Cursed

Wes Craven does what he does very well. Horror is a genre that is particularly difficult in which to create rewatchable fare. Craven respects the genre without ever taking it too seriously or too literally. This movie is no exception. It is full of twists, riffs on old themes, inside references to other horror films, and most importantly, humor.  I can absolutely see watching this again down the road.

When American Werewolf in London came out, it rewrote the expectations of those that loved the genre. It was suddenly very clear that you could laugh and still be terrified, that it, in fact, made the scary moments more scary because the world felt more real. Cursed is very much in that vein of humor, updated for the mid-2000s.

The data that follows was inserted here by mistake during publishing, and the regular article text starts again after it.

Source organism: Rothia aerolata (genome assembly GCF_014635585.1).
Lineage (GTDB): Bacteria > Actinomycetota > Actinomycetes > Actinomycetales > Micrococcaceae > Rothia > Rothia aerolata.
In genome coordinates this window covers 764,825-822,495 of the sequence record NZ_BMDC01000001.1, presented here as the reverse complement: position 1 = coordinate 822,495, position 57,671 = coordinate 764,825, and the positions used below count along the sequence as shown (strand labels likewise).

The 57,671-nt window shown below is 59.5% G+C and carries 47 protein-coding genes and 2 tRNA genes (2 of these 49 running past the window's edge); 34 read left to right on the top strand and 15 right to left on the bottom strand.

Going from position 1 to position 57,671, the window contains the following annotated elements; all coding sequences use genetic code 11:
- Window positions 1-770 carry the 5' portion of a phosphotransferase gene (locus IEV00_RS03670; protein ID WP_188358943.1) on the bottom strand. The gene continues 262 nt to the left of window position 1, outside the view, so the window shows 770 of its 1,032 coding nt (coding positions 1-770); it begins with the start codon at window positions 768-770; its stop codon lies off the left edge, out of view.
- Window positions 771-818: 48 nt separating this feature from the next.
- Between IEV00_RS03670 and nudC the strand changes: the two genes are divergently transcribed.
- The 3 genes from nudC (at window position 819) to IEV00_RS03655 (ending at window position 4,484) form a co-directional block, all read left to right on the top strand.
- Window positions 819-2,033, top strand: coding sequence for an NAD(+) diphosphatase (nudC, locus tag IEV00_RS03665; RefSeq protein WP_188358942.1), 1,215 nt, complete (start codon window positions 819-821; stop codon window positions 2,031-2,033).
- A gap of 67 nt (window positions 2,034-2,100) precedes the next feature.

Craven is also great for finding young talent or reusing existing talent in new ways. Whether it is a young Johnny Depp in the first Nightmare or Scott Baio in Cursed, his sense of talent is impressive. There are rarely weak links in the cast… and the weaker tend to be killed off earlier. Again, it is his repsect for the genre as a craft rather than as just cheap slasher fare that brings that kind of talent to him and makes him seek out unknowns with chops when he needs to.

OK, yes, I’m a Wed Craven fan, what can I say? I’m also a fan of many of the actors in this piece: Christina Ricci, Joshua Jackson (minus Dawson’s), Jesse Eisenberg, Milo Ventimiglia, Scott Baio, even Michael Rosenbaum (with hair for a change).

With Halloween coming and the winter grays moving in, this is a perfect popcorn flick with which to curl up and have some fun.

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